French Socialist rivals turn up heat after debate

The two remaining candidates for the French Socialist Party's presidential nomination turned up the heat on Thursday after a tense but inconclusive final televised debate.

French Socialist rivals turn up heat after debate
Incorruptible (File)

Neither candidate scored a killer blow in Wednesday night’s debate, so the rivals to take on President Nicolas Sarkozy next year sharpened their attacks ahead of Sunday’s second-round primary vote.

Martine Aubry, the 61-year-old mayor of the northern city of Lille who came second in the first round of the primary, hurled accusations of being right-wing at frontrunner Francois Hollande.

She said Hollande had used “right-wing terms” during exchanges in the debate over health care and France’s 35-hour work week, which Aubry introduced.

“It always disturbs me when a man of the left uses the words of the right,” she said on RTL radio, also accusing Hollande of being “vague”.

“I think the French understand that I am in the best position to defeat Nicolas Sarkozy in 2012,” she added.

Hollande, a 57-year-old former party leader and lawmaker, accused Aubry of making personal attacks and sowing divisions within the Socialists.

“I don’t want to be devaluing people, I don’t need to denigrate, devalue and denounce,” he told Europe 1 radio in response to Aubry’s attacks. “I never do anything that can offend and cause divisions in my own camp.”

Hollande won the first round of the primary vote on Sunday with 39 percent, and has been endorsed by three of the four defeated candidates, including his former partner, the defeated 2007 presidential candidate Segolene Royal.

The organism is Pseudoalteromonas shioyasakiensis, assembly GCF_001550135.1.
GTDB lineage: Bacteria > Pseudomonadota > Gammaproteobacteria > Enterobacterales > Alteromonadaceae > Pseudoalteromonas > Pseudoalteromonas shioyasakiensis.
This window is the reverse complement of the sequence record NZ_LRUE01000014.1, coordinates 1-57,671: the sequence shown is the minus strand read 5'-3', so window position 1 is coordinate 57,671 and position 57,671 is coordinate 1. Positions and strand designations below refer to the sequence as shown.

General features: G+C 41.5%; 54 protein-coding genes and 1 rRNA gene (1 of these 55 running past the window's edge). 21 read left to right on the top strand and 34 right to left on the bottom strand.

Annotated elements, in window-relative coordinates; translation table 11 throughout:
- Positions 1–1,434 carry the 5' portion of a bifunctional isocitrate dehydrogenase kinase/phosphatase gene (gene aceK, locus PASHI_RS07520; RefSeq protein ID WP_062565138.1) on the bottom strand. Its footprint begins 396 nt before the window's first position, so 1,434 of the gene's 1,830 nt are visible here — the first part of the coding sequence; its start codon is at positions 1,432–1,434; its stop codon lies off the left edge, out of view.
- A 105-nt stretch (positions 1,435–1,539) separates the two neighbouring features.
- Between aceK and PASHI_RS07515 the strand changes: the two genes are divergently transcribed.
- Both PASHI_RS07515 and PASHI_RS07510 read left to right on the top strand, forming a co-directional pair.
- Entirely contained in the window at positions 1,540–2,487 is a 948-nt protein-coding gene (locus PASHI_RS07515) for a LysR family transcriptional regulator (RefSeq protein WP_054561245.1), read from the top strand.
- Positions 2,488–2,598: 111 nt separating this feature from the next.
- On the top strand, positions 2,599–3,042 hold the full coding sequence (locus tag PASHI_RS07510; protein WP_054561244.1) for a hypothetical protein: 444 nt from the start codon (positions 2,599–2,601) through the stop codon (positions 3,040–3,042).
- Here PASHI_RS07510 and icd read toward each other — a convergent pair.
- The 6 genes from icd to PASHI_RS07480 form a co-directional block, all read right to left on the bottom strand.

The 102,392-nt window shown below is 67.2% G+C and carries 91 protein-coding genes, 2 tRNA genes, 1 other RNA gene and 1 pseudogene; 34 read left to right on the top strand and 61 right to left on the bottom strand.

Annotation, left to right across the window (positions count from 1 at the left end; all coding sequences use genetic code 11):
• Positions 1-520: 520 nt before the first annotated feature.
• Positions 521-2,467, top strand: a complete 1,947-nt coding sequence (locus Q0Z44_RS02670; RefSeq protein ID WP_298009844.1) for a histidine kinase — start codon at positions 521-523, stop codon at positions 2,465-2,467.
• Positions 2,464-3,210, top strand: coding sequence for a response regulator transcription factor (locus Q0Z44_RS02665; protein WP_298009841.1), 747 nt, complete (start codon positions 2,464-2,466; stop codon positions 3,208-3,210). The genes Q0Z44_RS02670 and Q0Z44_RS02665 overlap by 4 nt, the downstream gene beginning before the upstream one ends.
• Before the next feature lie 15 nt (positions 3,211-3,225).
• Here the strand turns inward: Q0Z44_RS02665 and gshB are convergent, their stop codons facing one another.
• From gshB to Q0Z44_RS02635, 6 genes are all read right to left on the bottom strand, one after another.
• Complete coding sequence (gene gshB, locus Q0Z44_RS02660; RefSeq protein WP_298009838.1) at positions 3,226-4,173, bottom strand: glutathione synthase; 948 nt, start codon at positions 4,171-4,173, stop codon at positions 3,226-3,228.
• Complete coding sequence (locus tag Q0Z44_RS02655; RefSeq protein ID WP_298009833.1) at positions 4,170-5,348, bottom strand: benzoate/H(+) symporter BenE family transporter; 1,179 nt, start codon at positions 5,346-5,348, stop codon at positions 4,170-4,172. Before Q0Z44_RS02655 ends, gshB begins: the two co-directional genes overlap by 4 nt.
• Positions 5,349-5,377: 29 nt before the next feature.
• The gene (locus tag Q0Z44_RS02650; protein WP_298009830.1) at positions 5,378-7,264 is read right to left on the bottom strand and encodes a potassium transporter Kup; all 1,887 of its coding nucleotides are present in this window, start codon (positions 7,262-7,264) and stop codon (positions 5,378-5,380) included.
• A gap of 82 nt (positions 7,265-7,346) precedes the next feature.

Aubry came in second with 31 percent but is expected to pick up many of the votes cast for the third-place challenger Arnaud Montebourg, who won a surprise 17 percent on a platform of protectionism and market regulation.

The run-off takes place at 10,000 polling stations across France on Sunday and stakes are high. Opinion polls suggest either leading Socialist candidate would beat Sarkozy in next April’s presidential election.

While Wednesday’s debate remained civil it was terse, with Aubry attacking Hollande’s lack of ministerial experience and implying that he was not up to the challenge of defeating Sarkozy.

But Hollande kept his cool, defending his record as a campaigner and saying he would be able to represent a new generation and renew French public life.

“Faced with the hard right, faced with a tenacious crisis, we need a strong left… to call the banks to order, to switch to a green economy and get us out of nuclear power,” Aubry declared in the opening exchanges.

“I don’t want a hard left,” retorted Hollande, promising to rally voters. “We’re just coming out of five years of a brutal presidency. Should we have a divisive candidacy? I don’t want that. We need a solid left.”

The primary itself — the first time a French party has held a US-style open vote to choose a standard bearer — has boosted the left, mobilising its base, dominating media coverage and drawing 2.7 million to the polls.

Wednesday’s debate drew an average of 5.9 million viewers according to state broadcaster France 2.